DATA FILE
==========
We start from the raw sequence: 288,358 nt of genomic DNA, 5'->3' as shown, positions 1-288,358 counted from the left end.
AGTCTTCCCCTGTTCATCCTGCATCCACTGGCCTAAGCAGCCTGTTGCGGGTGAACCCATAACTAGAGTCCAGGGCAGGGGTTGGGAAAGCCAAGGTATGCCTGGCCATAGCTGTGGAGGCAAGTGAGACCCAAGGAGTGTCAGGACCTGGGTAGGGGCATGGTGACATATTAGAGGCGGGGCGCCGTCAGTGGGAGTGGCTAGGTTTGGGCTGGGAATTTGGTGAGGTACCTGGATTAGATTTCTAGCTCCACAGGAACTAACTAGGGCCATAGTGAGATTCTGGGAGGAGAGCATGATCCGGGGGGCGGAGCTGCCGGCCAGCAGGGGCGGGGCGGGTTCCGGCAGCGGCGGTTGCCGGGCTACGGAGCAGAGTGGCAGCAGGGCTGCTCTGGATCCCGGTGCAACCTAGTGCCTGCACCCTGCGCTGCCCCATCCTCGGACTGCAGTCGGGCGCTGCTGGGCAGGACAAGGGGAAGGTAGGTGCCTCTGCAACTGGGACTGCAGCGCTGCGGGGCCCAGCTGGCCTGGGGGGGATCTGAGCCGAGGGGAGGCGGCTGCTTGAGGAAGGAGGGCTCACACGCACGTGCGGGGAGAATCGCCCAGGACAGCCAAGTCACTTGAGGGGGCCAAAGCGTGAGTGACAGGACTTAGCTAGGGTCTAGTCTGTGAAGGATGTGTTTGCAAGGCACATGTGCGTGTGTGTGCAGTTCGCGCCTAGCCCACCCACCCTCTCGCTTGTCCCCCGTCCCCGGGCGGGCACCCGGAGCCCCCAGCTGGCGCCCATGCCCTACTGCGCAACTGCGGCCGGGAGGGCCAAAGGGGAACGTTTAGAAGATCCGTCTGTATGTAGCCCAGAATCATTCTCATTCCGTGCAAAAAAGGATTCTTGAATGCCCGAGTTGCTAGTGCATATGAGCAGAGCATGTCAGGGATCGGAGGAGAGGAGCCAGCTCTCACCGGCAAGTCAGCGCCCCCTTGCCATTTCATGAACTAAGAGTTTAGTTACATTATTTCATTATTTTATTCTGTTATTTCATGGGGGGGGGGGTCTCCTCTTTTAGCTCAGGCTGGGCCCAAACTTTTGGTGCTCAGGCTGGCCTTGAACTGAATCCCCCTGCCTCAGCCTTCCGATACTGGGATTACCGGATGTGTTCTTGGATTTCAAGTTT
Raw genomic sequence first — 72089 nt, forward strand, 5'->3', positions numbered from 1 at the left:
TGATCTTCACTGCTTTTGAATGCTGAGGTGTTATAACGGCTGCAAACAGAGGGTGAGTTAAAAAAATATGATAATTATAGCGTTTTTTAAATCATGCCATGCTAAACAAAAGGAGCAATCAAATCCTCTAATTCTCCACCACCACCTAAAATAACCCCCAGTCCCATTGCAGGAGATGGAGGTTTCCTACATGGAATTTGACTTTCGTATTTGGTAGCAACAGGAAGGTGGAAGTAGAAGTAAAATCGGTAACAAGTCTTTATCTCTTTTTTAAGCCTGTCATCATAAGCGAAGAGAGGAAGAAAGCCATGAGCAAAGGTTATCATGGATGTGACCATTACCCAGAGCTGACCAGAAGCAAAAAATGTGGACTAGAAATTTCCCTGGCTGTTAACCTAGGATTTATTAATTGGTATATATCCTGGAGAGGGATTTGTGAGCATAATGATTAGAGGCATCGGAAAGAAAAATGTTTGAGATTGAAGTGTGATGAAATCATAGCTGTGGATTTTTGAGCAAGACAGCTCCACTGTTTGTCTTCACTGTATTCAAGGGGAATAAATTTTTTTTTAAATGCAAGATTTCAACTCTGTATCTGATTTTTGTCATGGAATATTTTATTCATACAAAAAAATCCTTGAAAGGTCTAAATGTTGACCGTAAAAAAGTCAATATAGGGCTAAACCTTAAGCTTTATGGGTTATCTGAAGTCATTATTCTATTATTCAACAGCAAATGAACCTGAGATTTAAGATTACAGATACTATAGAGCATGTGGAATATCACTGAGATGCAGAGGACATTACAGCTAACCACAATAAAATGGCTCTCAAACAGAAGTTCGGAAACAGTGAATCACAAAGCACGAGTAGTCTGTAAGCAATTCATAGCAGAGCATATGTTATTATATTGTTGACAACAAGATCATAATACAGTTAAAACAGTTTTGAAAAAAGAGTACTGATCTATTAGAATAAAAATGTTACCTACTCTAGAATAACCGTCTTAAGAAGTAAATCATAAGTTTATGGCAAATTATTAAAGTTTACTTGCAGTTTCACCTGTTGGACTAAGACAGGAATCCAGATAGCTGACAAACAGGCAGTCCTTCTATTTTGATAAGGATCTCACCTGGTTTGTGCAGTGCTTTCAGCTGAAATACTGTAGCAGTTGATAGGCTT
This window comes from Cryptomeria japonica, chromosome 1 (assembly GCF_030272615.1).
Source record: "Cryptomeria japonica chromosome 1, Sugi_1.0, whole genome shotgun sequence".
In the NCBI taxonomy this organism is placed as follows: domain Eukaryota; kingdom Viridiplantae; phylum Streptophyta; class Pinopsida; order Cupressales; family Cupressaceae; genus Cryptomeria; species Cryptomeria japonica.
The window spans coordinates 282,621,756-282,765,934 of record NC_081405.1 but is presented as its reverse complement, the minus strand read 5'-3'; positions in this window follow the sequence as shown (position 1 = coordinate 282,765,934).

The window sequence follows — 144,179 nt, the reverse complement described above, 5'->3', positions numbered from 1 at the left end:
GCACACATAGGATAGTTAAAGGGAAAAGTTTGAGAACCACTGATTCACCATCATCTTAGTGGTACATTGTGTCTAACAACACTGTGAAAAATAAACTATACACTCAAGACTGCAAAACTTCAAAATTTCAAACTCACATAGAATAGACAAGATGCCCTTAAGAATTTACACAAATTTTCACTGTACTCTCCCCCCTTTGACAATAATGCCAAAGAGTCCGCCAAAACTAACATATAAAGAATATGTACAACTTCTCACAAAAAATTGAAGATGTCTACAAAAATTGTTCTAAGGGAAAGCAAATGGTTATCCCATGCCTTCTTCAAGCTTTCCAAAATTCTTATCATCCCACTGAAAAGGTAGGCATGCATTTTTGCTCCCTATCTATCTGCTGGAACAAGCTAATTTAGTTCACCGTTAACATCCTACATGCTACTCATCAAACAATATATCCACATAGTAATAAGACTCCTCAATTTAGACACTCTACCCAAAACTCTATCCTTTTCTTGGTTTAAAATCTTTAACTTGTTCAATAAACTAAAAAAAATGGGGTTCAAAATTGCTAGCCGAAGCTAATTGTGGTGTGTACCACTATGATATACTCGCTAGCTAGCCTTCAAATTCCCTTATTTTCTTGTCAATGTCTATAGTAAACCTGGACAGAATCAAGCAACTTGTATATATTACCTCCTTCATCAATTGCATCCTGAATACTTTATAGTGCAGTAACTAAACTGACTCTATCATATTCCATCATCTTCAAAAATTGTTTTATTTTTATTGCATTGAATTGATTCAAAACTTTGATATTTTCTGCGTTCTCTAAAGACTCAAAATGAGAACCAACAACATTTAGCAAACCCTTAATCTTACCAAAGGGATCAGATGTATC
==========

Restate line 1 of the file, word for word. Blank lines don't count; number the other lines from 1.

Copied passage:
We start from the raw sequence: 288,358 nt of genomic DNA, 5'->3' as shown, positions 1-288,358 counted from the left end.